“That aside, the Black Bolts know we were in Offal because Dylan left two of his men posted there while he led the rest to Whiteswab.”
“I didn’t see them.”
“Zaran’s men gassed them to sleep with the rest of the city.”
“Then how would they know we were there? The city still slept when we left.”
“Because I stole their horses for your girlfriends back there.”
“What?” I looked back yet again, confirming what I already knew. The sisters were indeed mounted on black horses matching those Merc and I took from the Black Bolts in Whiteswab. I hadn’t pondered the how and why of that coincidence until just now.
Catching my eye, Rubis blew me a kiss. I blushed and gave a shy wave back.
“Or do you disagree?” said Merc.
“I said those girls are a constant distraction and will likely get you killed.”
“You didn’t hear me, did you?”
We reined in our horses at the top of the rise.
“Arkayne’s hood!” said Mercury. He shook his head. “This gets worse and worse!”
Sapphrina and Rubis caught up.
“Why are we stopping?” asked Sapphrina.
“We’ve run out of road,” I said.
On a normal day, the road dropped from this rise down to a long level stretch beside the river. But not today. Swollen up and egged on by the relentless rain, the Longwash had overleapt its banks and elbowed its way ashore, claiming all the low ground for itself. For at least the next mile or two, there simply was no road, only a frothy roil of waves and eddies and whirlpools and bobbing debris.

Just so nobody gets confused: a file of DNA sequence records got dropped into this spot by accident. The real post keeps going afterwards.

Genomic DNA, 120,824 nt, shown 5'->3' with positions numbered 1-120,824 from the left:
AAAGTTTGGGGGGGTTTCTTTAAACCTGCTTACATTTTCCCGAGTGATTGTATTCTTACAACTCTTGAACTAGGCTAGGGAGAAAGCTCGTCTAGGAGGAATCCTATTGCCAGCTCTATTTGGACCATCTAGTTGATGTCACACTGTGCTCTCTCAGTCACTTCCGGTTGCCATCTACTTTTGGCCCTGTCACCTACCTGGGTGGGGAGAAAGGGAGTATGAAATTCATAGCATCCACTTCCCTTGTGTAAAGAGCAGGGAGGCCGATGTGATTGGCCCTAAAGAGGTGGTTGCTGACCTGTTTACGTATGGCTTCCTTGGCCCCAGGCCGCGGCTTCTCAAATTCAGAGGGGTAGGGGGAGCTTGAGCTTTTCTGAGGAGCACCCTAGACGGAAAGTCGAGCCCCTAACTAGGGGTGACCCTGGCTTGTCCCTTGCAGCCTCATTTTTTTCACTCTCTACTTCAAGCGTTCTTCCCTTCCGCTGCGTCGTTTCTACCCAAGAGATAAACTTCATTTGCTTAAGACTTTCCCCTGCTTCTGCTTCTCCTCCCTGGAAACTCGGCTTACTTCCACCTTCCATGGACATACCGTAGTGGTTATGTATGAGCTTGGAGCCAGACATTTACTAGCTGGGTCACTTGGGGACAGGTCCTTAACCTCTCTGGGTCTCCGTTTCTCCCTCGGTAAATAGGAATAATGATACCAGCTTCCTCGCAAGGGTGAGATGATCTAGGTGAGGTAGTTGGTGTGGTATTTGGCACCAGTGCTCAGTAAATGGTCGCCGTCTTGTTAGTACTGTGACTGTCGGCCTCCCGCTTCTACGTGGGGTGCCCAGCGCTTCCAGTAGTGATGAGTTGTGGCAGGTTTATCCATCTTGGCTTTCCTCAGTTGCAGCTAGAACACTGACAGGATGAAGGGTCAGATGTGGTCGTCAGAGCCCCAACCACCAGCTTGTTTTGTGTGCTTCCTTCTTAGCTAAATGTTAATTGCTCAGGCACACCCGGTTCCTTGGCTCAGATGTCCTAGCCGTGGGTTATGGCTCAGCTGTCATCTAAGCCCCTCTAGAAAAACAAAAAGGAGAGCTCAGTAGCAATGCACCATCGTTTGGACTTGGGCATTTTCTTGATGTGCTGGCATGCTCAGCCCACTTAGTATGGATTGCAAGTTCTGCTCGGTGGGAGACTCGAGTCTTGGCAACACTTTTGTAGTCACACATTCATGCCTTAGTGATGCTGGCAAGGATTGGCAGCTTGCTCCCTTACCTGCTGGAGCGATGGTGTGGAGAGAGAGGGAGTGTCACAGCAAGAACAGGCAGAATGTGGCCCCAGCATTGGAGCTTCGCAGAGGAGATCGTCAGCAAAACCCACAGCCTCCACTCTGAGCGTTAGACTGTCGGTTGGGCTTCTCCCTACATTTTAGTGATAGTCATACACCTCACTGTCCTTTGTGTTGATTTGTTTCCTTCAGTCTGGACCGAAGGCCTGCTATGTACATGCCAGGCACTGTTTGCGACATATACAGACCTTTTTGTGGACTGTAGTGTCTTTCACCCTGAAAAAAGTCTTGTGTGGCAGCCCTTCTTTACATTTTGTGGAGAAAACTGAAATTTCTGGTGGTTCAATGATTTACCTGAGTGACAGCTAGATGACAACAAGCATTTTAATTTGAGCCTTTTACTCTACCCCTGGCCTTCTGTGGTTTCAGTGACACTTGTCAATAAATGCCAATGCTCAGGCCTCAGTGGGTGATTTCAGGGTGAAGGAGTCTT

“We can’t ride through that,” I said.
“No,” said Mercury. “We can’t. Nor can we go back the way we came. Nor can we wait here for our pursuers.”
“Then what can we do, wizard?” said Sapphrina.
“We’ll make through the hills,” said Merc. “That stream coming down there has the look of a trail.”
“Through the hills?” I asked, the words squeezing past the sudden lump in my throat.
“Yes,” said Merc. “You know, high ground, away from the river? We’ll needs beware flash floods and mudslides. And our progress will be slow. But it will at least be progress.”
“But those hills are haunted!” I blurted. “And cursed! And full of monsters!”
“Really?” said Merc. “Well, that’s just delightful. Follow me.”
MORE TO COME …
That’s all for now, Loyal Reader! Let me know what you think … if this is unrelentingly awful, there is still time to change it!